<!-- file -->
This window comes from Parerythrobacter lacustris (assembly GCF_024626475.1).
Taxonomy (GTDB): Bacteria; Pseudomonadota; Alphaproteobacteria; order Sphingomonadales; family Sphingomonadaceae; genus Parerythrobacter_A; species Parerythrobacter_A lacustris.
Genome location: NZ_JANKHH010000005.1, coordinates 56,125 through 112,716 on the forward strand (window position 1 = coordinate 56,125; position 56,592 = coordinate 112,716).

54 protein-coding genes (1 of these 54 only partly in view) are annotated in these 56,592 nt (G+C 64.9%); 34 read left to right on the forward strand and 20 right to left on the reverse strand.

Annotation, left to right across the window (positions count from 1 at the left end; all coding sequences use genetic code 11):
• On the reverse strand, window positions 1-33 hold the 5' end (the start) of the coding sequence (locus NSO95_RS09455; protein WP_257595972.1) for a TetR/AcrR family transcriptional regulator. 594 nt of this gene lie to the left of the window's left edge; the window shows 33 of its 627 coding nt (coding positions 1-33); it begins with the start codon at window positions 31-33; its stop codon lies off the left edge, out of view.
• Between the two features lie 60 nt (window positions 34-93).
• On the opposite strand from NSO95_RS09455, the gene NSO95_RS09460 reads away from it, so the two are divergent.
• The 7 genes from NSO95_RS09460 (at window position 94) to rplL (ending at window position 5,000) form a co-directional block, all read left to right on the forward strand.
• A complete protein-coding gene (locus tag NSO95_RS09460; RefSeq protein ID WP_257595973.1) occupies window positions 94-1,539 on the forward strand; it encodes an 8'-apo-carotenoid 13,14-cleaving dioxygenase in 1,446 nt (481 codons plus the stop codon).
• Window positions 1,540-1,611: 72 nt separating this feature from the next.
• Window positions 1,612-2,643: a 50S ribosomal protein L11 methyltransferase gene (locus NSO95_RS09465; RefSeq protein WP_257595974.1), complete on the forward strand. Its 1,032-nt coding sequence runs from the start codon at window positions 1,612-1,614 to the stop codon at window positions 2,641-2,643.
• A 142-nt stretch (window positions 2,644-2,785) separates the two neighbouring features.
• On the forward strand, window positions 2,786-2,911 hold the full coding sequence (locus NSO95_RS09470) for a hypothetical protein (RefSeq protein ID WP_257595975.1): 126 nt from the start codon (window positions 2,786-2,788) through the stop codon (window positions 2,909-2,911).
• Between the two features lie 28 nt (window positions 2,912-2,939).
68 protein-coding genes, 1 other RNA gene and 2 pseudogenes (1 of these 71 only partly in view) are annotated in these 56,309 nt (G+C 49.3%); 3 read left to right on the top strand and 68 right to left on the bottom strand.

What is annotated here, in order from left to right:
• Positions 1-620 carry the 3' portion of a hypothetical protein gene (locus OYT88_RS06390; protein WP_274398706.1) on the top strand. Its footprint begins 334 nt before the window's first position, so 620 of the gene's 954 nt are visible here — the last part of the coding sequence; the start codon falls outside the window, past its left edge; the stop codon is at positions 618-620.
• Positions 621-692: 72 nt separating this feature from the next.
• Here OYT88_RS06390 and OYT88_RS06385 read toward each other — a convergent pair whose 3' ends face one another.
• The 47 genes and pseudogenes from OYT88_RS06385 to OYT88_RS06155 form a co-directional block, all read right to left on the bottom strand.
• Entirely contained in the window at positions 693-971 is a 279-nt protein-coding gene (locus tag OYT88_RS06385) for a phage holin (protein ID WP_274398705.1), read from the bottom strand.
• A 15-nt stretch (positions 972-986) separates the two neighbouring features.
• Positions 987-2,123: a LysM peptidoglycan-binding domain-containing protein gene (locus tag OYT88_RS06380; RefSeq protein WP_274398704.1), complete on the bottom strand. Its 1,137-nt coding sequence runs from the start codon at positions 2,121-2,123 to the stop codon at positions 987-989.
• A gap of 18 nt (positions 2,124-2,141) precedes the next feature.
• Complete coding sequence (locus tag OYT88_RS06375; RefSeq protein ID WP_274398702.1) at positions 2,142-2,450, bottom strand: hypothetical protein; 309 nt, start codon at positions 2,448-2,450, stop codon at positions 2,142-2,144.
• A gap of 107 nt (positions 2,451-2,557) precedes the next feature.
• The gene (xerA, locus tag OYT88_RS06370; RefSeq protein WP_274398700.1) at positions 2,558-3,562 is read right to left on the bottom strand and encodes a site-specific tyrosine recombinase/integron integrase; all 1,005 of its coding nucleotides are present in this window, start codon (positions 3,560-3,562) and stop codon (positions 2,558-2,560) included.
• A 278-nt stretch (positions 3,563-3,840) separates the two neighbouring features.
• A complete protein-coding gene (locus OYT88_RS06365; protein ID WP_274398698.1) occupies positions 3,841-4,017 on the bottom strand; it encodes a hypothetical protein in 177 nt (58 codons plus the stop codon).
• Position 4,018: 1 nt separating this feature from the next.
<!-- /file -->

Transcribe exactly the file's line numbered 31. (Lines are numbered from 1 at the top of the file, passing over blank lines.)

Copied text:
• Position 4,018: 1 nt separating this feature from the next.